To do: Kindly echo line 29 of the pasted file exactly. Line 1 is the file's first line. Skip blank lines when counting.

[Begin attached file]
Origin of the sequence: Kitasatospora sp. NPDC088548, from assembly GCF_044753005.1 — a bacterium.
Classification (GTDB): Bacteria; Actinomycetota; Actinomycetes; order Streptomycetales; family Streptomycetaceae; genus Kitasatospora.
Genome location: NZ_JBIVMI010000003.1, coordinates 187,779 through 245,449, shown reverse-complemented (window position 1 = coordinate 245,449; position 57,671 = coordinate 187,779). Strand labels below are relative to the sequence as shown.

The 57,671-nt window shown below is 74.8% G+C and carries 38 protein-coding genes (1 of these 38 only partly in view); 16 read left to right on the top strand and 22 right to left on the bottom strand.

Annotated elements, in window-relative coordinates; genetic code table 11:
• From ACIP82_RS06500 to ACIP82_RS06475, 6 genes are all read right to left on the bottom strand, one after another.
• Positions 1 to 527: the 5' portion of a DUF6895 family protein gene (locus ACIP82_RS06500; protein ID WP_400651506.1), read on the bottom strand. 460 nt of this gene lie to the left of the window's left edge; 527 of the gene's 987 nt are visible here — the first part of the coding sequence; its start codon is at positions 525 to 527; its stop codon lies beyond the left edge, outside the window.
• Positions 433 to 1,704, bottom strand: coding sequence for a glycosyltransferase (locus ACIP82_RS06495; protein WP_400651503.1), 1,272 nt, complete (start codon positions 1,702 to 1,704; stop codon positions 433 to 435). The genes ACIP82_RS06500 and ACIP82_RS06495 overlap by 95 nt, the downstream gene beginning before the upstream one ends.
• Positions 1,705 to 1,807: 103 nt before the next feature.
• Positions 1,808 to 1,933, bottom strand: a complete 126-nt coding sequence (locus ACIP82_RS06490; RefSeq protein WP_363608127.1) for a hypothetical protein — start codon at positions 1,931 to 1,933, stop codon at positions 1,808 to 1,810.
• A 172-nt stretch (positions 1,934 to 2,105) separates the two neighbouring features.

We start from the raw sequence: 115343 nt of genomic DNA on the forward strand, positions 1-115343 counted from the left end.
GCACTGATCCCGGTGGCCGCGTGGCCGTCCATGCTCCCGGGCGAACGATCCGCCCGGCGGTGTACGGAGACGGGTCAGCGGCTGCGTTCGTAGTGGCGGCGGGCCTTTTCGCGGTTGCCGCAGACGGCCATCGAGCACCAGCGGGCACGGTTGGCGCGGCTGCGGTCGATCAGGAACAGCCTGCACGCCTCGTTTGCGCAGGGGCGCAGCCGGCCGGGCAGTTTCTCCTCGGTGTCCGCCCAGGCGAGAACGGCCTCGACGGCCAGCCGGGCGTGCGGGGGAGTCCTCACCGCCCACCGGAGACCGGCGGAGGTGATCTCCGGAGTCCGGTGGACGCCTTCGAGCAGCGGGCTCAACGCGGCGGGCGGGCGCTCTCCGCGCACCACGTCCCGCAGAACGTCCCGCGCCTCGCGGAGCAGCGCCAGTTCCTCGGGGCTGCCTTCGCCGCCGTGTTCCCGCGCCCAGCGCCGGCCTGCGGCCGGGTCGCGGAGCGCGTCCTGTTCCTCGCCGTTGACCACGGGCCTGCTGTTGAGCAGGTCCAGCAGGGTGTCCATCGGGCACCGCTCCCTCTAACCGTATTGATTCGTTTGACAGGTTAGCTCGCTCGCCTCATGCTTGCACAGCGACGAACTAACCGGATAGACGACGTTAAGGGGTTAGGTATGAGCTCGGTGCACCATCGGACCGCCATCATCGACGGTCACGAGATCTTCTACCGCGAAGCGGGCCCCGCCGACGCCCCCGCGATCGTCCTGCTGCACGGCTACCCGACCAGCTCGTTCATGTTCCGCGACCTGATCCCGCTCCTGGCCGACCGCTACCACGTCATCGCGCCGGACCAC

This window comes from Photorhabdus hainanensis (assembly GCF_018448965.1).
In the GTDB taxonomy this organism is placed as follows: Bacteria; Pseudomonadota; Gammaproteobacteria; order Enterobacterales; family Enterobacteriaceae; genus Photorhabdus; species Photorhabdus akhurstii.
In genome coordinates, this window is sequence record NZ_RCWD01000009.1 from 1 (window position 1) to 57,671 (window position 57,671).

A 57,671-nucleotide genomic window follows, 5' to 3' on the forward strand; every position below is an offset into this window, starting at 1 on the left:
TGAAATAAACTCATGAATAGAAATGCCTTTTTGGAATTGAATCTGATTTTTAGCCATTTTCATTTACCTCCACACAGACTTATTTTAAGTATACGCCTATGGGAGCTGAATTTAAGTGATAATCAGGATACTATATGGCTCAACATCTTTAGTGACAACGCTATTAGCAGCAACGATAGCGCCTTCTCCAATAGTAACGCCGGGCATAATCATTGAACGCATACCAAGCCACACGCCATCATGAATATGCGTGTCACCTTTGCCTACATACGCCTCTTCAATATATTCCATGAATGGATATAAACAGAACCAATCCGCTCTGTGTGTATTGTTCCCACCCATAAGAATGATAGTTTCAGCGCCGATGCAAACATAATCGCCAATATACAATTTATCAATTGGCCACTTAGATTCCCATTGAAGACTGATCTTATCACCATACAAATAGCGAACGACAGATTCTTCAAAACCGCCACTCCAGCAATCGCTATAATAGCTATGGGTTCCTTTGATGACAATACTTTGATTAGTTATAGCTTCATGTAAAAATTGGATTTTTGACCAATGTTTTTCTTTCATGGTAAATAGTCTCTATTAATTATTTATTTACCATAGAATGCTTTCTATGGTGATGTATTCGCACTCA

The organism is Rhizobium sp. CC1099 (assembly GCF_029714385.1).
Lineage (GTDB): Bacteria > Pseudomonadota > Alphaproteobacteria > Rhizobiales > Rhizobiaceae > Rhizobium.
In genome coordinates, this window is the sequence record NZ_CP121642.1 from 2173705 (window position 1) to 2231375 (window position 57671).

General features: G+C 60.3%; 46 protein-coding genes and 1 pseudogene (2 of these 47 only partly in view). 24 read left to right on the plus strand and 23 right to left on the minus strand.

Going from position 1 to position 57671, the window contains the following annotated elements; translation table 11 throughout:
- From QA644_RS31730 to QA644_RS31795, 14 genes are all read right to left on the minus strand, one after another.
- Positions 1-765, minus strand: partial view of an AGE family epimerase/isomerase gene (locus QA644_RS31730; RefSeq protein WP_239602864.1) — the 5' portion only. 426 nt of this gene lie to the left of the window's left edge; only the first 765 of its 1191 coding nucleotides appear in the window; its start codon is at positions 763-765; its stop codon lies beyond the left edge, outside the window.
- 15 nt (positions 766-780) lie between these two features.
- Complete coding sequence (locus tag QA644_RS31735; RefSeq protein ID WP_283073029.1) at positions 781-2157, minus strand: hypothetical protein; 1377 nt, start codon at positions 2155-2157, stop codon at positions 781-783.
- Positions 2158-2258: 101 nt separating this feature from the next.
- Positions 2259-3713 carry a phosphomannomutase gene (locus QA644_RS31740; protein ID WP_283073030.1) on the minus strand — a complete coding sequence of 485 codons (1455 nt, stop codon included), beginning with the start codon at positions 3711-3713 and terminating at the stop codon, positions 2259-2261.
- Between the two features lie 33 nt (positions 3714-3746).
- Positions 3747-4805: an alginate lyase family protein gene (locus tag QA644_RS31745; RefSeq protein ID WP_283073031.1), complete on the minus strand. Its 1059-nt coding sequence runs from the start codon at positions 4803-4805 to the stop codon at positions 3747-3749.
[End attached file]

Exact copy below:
- Positions 2259-3713 carry a phosphomannomutase gene (locus QA644_RS31740; protein ID WP_283073030.1) on the minus strand — a complete coding sequence of 485 codons (1455 nt, stop codon included), beginning with the start codon at positions 3711-3713 and terminating at the stop codon, positions 2259-2261.